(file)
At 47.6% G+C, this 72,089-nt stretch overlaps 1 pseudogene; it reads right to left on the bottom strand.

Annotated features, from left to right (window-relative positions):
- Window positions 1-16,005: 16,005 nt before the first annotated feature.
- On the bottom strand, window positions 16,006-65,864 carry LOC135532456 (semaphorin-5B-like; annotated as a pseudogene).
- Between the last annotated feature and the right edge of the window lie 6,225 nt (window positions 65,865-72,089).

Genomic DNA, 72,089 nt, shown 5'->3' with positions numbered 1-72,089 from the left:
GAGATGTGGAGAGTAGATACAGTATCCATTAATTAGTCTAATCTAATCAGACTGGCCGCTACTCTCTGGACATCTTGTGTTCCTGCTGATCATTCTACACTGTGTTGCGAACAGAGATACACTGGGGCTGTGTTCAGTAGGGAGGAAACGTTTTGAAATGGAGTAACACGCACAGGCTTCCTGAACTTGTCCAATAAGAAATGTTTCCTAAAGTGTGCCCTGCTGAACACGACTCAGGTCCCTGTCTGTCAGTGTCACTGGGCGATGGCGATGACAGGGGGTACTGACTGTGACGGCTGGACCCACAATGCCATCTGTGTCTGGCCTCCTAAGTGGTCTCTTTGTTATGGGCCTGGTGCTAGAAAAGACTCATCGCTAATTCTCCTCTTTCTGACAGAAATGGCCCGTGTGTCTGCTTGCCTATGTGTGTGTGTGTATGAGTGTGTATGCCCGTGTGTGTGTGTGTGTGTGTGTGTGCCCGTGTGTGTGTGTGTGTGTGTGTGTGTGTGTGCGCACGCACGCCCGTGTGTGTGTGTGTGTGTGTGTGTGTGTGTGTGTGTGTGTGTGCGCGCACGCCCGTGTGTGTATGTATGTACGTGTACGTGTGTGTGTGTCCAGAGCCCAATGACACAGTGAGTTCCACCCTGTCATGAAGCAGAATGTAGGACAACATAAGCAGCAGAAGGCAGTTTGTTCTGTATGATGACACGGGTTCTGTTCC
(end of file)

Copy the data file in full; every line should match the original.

At 47.6% G+C, this 72,089-nt stretch overlaps 1 pseudogene; it reads right to left on the bottom strand.

Annotated features, from left to right (window-relative positions):
- Window positions 1-16,005: 16,005 nt before the first annotated feature.
- On the bottom strand, window positions 16,006-65,864 carry LOC135532456 (semaphorin-5B-like; annotated as a pseudogene).
- Between the last annotated feature and the right edge of the window lie 6,225 nt (window positions 65,865-72,089).

Genomic DNA, 72,089 nt, shown 5'->3' with positions numbered 1-72,089 from the left:
GAGATGTGGAGAGTAGATACAGTATCCATTAATTAGTCTAATCTAATCAGACTGGCCGCTACTCTCTGGACATCTTGTGTTCCTGCTGATCATTCTACACTGTGTTGCGAACAGAGATACACTGGGGCTGTGTTCAGTAGGGAGGAAACGTTTTGAAATGGAGTAACACGCACAGGCTTCCTGAACTTGTCCAATAAGAAATGTTTCCTAAAGTGTGCCCTGCTGAACACGACTCAGGTCCCTGTCTGTCAGTGTCACTGGGCGATGGCGATGACAGGGGGTACTGACTGTGACGGCTGGACCCACAATGCCATCTGTGTCTGGCCTCCTAAGTGGTCTCTTTGTTATGGGCCTGGTGCTAGAAAAGACTCATCGCTAATTCTCCTCTTTCTGACAGAAATGGCCCGTGTGTCTGCTTGCCTATGTGTGTGTGTGTATGAGTGTGTATGCCCGTGTGTGTGTGTGTGTGTGTGTGTGCCCGTGTGTGTGTGTGTGTGTGTGTGTGTGTGTGCGCACGCACGCCCGTGTGTGTGTGTGTGTGTGTGTGTGTGTGTGTGTGTGTGTGTGCGCGCACGCCCGTGTGTGTATGTATGTACGTGTACGTGTGTGTGTGTCCAGAGCCCAATGACACAGTGAGTTCCACCCTGTCATGAAGCAGAATGTAGGACAACATAAGCAGCAGAAGGCAGTTTGTTCTGTATGATGACACGGGTTCTGTTCC